Qatari prime minister says hostage-truce talks making progress ‘to some extent’

Al-Thani, who also serves as foreign minister, says meetings held with Hamas in attempt to ‘bridge the gap,’ says solution ‘must be based on compromises between the two parties’

Protesters gather during an anti-government rally calling for early elections and a hostage deal, outside the Knesset in Jerusalem on June 18, 2024 (Menahem Kahana / AFP)
Protesters gather during an anti-government rally calling for early elections and a hostage deal, outside the Knesset in Jerusalem on June 18, 2024 (Menahem Kahana / AFP)

Qatar’s prime minister said on Friday that progress had been made “to some extent” in negotiations which his country is mediating in an attempt to secure a potential hostage and ceasefire deal between Israel and Hamas.

“We have continued our efforts without interruption over the last few days,” Sheikh Mohammed bin Abdulrahman al-Thani told a joint news conference in Madrid with Spanish Foreign Minister Jose Manuel Albares. Al-Thani also serves as Qatar’s foreign minister.

Qatar, with the United States and Egypt, has been engaged in months of negotiations over details for a truce in Gaza and the release of hostages Hamas is holding there.

Hamas kidnapped 251 people on October 7, when thousands of terrorists led by the group stormed southern Israel to kill some 1,200 people, sparking the war in Gaza. It is believed that 116 hostages abducted by Hamas on October 7 remain in Gaza, though dozens are believed dead.

“There have been several meetings with the Hamas leadership to try to bridge the gap between the two parties and reach an agreement that will lead to a ceasefire and the release of the Israeli hostages” being held in Gaza, al-Thani said Friday, noting that “there has been progress to some extent in the situation.”

“There cannot be one party to the conflict adopting the vision of the other party,” he said. The solution “must be based on compromises between the two parties.”

Qatar’s Prime Minister, Sheikh Mohammed bin Abdulrahman al-Thani, arrives at the plenary session of the Summit on peace in Ukraine, at the luxury Burgenstock resort, near Lucerne, Switzerland, June 15, 2024. (Urs Flueeler / Pool / AFP)

“Efforts are continuing, but so far we have not reached a formula that we feel is the most appropriate and closest to what has been presented,” said the Qatari prime minister.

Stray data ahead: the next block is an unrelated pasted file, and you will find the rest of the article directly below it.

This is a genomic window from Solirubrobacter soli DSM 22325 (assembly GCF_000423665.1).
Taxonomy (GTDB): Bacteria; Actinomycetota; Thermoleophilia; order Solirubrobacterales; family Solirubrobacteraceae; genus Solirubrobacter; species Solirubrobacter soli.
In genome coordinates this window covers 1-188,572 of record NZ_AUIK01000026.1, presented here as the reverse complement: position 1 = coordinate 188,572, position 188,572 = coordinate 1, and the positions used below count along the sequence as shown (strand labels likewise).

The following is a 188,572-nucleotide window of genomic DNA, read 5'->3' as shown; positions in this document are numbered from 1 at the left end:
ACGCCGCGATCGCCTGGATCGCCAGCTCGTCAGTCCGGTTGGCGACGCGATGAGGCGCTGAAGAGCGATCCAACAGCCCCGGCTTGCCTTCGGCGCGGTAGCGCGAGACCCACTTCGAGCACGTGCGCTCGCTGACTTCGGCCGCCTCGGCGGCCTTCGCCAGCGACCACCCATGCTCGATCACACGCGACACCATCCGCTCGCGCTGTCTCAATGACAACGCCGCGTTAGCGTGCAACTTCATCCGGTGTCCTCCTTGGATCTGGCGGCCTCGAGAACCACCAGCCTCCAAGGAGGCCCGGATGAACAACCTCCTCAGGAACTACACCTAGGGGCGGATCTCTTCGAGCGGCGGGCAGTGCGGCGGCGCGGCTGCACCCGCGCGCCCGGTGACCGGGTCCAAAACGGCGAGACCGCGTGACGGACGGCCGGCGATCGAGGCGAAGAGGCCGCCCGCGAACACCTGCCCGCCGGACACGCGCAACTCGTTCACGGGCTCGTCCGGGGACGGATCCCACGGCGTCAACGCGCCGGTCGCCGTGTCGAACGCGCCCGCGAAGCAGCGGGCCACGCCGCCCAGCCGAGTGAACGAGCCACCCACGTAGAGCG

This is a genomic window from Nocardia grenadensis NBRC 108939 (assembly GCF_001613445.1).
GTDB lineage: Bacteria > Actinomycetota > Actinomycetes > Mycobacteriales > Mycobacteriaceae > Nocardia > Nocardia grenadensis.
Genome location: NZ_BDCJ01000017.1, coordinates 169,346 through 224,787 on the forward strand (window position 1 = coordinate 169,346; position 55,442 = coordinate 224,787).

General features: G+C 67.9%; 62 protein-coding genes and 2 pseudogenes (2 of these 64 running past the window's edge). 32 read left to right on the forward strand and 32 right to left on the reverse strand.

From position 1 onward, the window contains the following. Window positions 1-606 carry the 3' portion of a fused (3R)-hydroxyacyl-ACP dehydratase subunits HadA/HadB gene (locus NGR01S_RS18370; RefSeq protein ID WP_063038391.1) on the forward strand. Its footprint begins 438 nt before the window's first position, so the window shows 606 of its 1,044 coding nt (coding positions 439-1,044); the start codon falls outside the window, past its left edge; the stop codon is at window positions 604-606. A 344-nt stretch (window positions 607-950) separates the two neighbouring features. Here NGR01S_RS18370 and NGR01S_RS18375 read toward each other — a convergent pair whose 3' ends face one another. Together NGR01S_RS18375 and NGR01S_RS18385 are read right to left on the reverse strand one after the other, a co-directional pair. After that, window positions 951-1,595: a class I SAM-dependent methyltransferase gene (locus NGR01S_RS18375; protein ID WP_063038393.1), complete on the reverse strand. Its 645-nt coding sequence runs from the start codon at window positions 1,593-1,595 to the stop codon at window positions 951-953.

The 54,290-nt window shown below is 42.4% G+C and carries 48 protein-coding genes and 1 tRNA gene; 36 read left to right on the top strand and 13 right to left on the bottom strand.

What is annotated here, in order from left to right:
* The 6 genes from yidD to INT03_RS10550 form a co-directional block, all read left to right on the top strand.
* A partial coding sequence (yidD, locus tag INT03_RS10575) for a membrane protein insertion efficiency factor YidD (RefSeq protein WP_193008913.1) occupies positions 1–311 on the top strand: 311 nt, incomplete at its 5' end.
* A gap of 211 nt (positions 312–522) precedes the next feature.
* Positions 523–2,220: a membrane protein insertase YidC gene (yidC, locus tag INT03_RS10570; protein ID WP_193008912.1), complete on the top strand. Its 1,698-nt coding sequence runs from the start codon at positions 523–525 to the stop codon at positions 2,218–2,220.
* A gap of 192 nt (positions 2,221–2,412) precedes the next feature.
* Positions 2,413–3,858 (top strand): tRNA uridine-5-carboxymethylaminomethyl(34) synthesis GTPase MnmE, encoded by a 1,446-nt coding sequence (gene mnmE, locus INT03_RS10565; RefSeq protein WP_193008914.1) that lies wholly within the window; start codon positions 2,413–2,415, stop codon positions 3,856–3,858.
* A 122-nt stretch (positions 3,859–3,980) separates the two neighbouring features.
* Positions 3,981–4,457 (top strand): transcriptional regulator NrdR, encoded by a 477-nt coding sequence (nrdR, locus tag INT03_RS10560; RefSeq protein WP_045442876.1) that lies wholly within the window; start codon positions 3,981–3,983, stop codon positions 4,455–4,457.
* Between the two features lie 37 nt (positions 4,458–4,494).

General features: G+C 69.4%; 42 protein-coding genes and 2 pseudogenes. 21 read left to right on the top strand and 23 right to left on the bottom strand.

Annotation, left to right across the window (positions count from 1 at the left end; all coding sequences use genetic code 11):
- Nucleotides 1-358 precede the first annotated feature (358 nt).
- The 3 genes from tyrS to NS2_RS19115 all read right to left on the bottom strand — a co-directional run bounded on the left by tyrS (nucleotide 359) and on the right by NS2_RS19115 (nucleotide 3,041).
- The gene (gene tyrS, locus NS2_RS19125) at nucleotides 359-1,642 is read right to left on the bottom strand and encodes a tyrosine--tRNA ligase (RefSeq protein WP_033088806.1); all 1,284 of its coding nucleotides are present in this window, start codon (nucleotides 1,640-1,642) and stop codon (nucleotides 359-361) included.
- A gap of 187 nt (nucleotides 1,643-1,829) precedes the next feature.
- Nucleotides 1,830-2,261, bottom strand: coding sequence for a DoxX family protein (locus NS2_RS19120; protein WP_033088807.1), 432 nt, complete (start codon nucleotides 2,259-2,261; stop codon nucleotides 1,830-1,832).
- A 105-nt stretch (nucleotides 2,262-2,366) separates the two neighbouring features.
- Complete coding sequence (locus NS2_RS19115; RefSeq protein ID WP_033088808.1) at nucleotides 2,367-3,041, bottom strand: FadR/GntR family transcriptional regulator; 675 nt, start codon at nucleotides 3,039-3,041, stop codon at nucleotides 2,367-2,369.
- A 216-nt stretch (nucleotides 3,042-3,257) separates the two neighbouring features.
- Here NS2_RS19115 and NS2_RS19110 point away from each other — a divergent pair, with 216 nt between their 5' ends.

“As soon as this is done, we will communicate with the Israeli side to try to bridge the gap and reach an agreement as quickly as possible,” he added.

The latest round of talks is based on a plan US President Joe Biden laid out on May 31, which calls for an Israeli withdrawal from “major population centers” in Gaza and a ceasefire for six weeks, which could then be extended if negotiators need more time to seek a permanent deal.

Hamas has demanded that Israel commit to a permanent ceasefire and full withdrawal from the Strip, conditions which Israel considers a nonstarter.

US Secretary of State Antony Blinken has said that the Hamas response to the proposal included some changes that were impractical and suggested the terror group will be responsible for prolonging the war if it sticks to its positions.

President Joe Biden delivers remarks on the Middle East, from the State Dining Room of the White House, May 31, 2024, in Washington. (AP Photo/Evan Vucci)

Some Israeli analysts have noted that with the looming threat of war with Lebanon’s Iran-backed Hezbollah terror group on Israel’s northern border, Israel may have to end the Gaza conflict sooner than it would want.

However, Channel 12 on Friday cited an unnamed Israeli diplomatic source as saying that Hamas would be wrong to think that Israel would pull out of Gaza without getting anything in return.

“The Israel Defense Force will stop the fighting only [as part of] an agreement,” the source was quoted as saying.

“Sinwar is wrong — Israel will continue operating militarily in Gaza, and powerfully,” said the source, referring to Hamas’s military chief in the Strip.

The war in Gaza has been ongoing for over eight months since October 7 when Hamas launched the unprecedented attack on Israel.

The Hamas-run Gaza health ministry says more than 37,400 people in the Strip have been killed or are presumed dead in the fighting so far, though only some 24,000 fatalities have been identified at hospitals. The toll, which cannot be verified as it does not differentiate between terrorists and civilians, includes some 15,000 terror operatives Israel says it has killed in battle.

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